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Censoring amateur video on the Web.

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France

The French are more interested in protecting the cops than protecting the people, said Germany’s Süddeutsche Zeitung in an editorial. France just passed a law criminalizing the filming and display of “acts of violence” witnessed on the street. The law, the brainchild of Interior Minister (and presidential candidate) Nicolas Sarkozy, was aimed at the youth phenomenon known as “happy slapping.” Invented by British yobs, “happy slapping” involves punching a total stranger in the face for no reason as an accomplice films the attack for posting on the Internet. Journalists are exempt from the ban on filming. But critics say the law is still too broad. If the U.S. had had such a law, the bystander who videotaped the 1991 Rodney King beating could have been arrested. Some speculate that discouraging people from filming police brutality is exactly the point. As interior minister, Sarkozy is in charge of the police. And he has been pushing for more leeway for cops in quelling riots.

Happy slapping is a real problem, said Laurence Girard in France’s Le Monde. It’s true that it’s not as bad here, where we’ve had just 20 incidents in two years, as it is in Britain, which logged more than 200 attacks in six months. Our youth, though, use violent images not merely as entertainment, but also as incitement to riot. Camera-phone shots of kids burning cars, taken during the immigrant riots of 2005, were disseminated last spring to encourage demonstrations against a youth employment law. Still, forbidding people to record events occurring in the public space around them is a tricky business. The French press freedom group Ligue Odebi says France has just crowned itself “the Western country that most infringes on freedom of expression and information.” And how, the group asks, does the government expect to distinguish between “professional journalists,” who are allowed to post videos of violence, and “citizen journalists,” who are not? Will it institute a licensing board? Maybe it will resort to “totalitarian surveillance of the Net?”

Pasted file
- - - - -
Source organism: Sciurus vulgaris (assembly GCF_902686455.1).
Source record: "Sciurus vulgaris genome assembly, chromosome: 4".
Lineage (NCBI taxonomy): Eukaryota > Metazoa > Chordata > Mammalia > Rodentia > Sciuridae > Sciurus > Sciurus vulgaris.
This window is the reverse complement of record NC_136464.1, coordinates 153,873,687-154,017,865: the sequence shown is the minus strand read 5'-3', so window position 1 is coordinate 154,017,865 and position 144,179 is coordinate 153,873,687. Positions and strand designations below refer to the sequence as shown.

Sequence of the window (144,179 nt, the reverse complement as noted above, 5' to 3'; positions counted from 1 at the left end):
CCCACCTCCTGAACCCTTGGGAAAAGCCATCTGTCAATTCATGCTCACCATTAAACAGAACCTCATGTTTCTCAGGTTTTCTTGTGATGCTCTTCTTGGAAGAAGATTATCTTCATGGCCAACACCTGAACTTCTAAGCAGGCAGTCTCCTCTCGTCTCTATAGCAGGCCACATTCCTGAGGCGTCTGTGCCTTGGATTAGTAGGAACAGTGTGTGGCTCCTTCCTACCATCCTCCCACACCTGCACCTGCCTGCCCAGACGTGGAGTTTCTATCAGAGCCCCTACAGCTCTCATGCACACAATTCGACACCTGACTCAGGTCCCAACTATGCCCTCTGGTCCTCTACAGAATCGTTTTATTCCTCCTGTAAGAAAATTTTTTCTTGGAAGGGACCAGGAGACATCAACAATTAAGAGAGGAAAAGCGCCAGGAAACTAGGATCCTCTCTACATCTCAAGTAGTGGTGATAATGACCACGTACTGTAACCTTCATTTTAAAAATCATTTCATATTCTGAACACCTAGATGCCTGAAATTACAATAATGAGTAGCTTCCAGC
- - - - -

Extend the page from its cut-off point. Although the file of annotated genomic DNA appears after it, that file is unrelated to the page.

Jean-Marc Leclerc

Le Figaro

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